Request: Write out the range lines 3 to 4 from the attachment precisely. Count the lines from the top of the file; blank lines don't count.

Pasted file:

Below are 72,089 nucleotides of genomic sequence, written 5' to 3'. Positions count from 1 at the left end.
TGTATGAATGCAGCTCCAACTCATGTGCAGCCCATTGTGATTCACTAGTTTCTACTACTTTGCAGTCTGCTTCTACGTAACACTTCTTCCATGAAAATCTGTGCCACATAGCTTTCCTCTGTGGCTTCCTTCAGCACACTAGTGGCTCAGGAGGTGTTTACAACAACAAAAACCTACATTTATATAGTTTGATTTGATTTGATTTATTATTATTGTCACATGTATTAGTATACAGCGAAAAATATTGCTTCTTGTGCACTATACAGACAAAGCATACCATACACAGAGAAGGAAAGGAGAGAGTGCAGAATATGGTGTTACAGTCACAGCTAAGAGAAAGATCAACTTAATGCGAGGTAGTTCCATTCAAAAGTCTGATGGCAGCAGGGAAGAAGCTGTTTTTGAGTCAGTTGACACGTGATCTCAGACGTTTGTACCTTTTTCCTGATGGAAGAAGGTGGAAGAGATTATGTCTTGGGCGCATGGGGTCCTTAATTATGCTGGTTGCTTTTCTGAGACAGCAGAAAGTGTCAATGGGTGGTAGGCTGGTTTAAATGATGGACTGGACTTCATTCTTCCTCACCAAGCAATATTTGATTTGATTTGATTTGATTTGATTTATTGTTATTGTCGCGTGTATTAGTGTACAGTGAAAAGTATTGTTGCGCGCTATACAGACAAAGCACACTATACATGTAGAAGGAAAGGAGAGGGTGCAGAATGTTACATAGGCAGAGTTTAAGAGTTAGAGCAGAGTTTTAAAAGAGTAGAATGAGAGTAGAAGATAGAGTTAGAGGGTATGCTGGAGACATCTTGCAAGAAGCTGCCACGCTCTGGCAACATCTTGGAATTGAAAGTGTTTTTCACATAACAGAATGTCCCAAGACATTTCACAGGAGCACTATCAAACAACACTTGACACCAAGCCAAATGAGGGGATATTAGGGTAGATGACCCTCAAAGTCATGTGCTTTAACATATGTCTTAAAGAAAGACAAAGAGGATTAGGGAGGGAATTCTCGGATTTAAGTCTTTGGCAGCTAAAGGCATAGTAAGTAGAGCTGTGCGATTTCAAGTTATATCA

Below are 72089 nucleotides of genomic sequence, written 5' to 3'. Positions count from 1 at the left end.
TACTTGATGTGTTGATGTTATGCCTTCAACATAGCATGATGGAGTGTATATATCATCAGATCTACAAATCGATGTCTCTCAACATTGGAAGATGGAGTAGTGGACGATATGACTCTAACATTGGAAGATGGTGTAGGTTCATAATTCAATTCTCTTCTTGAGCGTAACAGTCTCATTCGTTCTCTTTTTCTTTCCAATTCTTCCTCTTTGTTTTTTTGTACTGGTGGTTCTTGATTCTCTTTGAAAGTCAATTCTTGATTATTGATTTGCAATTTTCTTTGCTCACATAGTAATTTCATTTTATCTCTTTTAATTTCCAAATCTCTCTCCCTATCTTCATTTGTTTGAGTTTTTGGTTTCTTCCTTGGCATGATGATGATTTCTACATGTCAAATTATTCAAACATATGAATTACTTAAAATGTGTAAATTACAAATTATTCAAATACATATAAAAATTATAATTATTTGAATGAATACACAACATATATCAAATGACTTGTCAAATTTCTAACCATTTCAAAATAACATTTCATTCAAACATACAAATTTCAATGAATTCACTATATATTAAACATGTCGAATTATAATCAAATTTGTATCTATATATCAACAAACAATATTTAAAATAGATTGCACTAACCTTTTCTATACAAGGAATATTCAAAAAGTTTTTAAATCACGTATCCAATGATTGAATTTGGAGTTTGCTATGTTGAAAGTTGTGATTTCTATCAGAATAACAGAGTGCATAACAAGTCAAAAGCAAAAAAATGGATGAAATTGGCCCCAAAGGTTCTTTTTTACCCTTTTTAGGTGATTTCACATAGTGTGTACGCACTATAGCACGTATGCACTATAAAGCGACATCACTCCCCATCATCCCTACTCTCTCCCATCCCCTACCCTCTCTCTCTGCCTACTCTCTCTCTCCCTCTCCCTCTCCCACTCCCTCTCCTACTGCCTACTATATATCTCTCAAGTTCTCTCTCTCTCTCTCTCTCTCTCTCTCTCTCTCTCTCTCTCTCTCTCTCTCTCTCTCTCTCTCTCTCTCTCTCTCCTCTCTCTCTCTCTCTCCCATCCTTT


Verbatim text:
Below are 72089 nucleotides of genomic sequence, written 5' to 3'. Positions count from 1 at the left end.
TACTTGATGTGTTGATGTTATGCCTTCAACATAGCATGATGGAGTGTATATATCATCAGATCTACAAATCGATGTCTCTCAACATTGGAAGATGGAGTAGTGGACGATATGACTCTAACATTGGAAGATGGTGTAGGTTCATAATTCAATTCTCTTCTTGAGCGTAACAGTCTCATTCGTTCTCTTTTTCTTTCCAATTCTTCCTCTTTGTTTTTTTGTACTGGTGGTTCTTGATTCTCTTTGAAAGTCAATTCTTGATTATTGATTTGCAATTTTCTTTGCTCACATAGTAATTTCATTTTATCTCTTTTAATTTCCAAATCTCTCTCCCTATCTTCATTTGTTTGAGTTTTTGGTTTCTTCCTTGGCATGATGATGATTTCTACATGTCAAATTATTCAAACATATGAATTACTTAAAATGTGTAAATTACAAATTATTCAAATACATATAAAAATTATAATTATTTGAATGAATACACAACATATATCAAATGACTTGTCAAATTTCTAACCATTTCAAAATAACATTTCATTCAAACATACAAATTTCAATGAATTCACTATATATTAAACATGTCGAATTATAATCAAATTTGTATCTATATATCAACAAACAATATTTAAAATAGATTGCACTAACCTTTTCTATACAAGGAATATTCAAAAAGTTTTTAAATCACGTATCCAATGATTGAATTTGGAGTTTGCTATGTTGAAAGTTGTGATTTCTATCAGAATAACAGAGTGCATAACAAGTCAAAAGCAAAAAAATGGATGAAATTGGCCCCAAAGGTTCTTTTTTACCCTTTTTAGGTGATTTCACATAGTGTGTACGCACTATAGCACGTATGCACTATAAAGCGACATCACTCCCCATCATCCCTACTCTCTCCCATCCCCTACCCTCTCTCTCTGCCTACTCTCTCTCTCCCTCTCCCTCTCCCACTCCCTCTCCTACTGCCTACTATATATCTCTCAAGTTCTCTCTCTCTCTCTCTCTCTCTCTCTCTCTCTCTCTCTCTCTCTCTCTCTCTCTCTCTCTCTCTCTCTCTCTCTCCTCTCTCTCTCTCTCTCCCATCCTTT